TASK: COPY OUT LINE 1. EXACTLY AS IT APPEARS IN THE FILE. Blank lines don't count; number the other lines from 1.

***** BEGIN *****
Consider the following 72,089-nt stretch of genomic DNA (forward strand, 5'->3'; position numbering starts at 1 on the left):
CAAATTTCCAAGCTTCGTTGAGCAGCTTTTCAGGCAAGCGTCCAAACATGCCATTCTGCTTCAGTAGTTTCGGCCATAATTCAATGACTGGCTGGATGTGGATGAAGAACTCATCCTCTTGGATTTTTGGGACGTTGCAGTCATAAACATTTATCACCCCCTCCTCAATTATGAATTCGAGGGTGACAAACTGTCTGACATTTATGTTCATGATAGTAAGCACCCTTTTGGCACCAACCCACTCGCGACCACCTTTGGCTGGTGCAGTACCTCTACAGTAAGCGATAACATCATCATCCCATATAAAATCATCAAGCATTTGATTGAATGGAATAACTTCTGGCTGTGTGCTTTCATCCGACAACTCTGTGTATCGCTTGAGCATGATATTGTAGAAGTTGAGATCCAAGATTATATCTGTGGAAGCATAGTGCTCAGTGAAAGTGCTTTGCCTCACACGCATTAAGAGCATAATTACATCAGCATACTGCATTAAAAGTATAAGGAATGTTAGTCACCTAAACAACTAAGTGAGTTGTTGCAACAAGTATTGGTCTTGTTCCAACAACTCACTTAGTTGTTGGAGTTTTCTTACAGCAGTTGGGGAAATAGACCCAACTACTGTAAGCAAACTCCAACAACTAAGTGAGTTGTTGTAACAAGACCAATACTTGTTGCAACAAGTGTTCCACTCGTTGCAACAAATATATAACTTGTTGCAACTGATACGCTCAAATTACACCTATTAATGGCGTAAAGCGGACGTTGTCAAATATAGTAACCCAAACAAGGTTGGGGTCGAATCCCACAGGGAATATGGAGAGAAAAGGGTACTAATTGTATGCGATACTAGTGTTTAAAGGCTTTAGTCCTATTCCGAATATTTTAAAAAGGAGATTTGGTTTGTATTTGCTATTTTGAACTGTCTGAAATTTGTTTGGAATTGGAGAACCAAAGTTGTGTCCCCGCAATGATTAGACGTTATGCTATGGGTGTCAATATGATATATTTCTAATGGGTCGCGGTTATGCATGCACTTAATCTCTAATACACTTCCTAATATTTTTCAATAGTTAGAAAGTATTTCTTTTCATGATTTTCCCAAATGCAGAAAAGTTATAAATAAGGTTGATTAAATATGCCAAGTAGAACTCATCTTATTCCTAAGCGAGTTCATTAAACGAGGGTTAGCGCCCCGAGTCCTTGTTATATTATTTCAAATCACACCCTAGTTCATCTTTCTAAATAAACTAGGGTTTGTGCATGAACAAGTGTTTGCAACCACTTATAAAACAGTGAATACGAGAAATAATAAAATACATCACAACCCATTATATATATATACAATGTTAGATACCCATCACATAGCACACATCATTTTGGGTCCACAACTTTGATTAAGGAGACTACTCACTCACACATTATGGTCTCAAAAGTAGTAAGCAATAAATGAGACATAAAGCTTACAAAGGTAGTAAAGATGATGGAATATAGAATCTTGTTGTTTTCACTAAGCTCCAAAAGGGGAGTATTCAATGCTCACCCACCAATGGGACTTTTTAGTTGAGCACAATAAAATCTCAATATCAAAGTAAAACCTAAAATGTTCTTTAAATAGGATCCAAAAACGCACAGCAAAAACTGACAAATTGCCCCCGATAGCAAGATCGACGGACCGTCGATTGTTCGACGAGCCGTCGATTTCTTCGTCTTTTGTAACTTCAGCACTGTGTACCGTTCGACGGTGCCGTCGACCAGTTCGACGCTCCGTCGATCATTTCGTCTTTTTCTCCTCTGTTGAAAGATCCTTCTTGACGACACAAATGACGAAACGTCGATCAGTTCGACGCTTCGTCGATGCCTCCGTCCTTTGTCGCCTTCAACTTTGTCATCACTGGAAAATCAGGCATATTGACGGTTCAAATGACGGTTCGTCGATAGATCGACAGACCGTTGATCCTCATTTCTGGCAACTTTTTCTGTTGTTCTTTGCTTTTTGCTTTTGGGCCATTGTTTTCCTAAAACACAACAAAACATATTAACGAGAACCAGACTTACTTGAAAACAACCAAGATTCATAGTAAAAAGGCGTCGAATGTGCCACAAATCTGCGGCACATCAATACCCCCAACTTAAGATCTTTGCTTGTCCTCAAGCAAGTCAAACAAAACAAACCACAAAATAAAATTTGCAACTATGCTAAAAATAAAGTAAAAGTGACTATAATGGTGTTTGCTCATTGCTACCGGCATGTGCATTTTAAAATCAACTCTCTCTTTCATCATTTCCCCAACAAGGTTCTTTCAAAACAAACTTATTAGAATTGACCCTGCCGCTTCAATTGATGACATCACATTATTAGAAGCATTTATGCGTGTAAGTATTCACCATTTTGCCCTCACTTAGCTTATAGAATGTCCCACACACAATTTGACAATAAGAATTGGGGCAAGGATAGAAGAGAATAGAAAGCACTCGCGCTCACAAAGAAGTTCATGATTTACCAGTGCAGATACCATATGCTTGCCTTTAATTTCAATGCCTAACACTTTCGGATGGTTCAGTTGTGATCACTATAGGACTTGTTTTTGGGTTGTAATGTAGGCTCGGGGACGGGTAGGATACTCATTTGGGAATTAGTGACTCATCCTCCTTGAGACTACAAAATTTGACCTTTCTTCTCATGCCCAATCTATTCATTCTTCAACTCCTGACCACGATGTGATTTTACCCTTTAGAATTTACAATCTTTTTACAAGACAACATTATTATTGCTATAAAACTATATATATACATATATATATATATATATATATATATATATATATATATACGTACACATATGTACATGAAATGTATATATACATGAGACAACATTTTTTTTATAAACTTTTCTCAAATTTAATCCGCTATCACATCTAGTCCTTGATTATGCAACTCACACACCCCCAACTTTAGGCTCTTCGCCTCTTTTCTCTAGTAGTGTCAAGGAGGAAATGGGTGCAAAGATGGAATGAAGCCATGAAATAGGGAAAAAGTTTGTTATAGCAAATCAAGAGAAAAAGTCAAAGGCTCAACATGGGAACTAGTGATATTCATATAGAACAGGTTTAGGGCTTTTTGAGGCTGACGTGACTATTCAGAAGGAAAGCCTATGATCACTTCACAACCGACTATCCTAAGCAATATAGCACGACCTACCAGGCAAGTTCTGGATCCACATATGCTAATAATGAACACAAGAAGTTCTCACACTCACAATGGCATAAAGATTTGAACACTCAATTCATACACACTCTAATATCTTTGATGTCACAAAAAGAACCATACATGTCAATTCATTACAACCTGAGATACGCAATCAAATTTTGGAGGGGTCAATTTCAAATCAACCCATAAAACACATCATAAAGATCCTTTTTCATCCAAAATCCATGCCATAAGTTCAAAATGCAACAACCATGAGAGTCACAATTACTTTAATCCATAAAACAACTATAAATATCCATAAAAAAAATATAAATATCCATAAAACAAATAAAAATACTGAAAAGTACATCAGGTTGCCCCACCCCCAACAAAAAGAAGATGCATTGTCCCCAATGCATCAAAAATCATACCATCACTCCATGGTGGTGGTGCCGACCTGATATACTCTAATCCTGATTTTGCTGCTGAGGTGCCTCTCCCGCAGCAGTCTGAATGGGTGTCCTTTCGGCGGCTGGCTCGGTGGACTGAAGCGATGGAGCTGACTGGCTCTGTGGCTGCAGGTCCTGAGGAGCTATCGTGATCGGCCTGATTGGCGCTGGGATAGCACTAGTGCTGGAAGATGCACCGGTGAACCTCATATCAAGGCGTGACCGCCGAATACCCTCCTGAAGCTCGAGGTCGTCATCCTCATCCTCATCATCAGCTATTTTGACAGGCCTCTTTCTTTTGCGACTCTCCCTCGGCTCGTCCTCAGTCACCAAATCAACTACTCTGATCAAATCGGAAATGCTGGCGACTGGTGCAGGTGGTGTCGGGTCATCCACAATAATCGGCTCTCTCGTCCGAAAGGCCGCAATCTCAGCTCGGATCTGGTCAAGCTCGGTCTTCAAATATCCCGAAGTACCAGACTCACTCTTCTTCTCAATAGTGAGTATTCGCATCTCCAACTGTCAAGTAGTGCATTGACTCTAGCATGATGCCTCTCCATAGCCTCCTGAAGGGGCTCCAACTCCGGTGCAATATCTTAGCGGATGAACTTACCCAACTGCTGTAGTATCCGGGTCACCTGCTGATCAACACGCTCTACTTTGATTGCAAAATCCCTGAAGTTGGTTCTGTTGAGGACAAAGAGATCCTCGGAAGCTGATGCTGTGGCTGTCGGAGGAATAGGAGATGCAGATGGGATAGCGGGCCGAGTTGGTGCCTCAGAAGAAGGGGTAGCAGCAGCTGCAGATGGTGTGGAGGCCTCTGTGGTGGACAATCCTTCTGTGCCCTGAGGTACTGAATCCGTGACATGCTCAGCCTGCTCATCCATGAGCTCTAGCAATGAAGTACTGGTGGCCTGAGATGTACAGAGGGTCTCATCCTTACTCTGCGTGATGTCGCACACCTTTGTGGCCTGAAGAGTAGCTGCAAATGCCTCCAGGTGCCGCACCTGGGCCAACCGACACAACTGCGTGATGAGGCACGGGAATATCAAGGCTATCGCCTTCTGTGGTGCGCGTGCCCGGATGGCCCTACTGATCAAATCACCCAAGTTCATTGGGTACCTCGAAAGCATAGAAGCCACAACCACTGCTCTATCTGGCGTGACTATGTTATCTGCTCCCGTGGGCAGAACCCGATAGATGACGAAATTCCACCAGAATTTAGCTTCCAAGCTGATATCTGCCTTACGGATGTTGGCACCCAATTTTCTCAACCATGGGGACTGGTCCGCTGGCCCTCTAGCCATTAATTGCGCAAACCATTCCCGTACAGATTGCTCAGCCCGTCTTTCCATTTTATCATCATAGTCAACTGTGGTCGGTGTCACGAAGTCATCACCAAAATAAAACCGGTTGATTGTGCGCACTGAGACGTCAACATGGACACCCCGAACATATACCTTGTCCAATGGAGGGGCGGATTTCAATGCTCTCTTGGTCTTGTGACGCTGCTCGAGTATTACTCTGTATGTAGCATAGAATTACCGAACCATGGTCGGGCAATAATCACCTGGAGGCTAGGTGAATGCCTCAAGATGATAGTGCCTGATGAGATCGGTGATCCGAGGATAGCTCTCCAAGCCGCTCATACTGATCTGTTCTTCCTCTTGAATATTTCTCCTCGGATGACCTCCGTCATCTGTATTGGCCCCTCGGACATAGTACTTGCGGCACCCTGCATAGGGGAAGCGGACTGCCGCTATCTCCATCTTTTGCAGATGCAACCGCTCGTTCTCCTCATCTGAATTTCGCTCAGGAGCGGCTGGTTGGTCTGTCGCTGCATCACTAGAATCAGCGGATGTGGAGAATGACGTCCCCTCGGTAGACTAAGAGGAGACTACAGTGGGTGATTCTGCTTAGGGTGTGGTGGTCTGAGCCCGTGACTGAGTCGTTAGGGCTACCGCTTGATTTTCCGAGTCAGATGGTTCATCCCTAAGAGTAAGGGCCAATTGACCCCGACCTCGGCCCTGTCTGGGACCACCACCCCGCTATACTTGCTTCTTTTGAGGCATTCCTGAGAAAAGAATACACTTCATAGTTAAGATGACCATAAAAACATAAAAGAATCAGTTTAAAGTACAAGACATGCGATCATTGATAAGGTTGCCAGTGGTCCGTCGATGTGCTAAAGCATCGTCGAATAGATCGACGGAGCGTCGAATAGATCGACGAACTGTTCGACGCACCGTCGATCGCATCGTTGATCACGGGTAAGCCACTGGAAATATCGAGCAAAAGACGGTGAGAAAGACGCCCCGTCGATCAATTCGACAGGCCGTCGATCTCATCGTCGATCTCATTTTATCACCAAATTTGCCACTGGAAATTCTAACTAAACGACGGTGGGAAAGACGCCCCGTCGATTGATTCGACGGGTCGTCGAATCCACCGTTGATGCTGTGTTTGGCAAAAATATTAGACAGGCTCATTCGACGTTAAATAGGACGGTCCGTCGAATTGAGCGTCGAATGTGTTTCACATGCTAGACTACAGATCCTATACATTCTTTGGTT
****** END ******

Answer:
Consider the following 72,089-nt stretch of genomic DNA (forward strand, 5'->3'; position numbering starts at 1 on the left):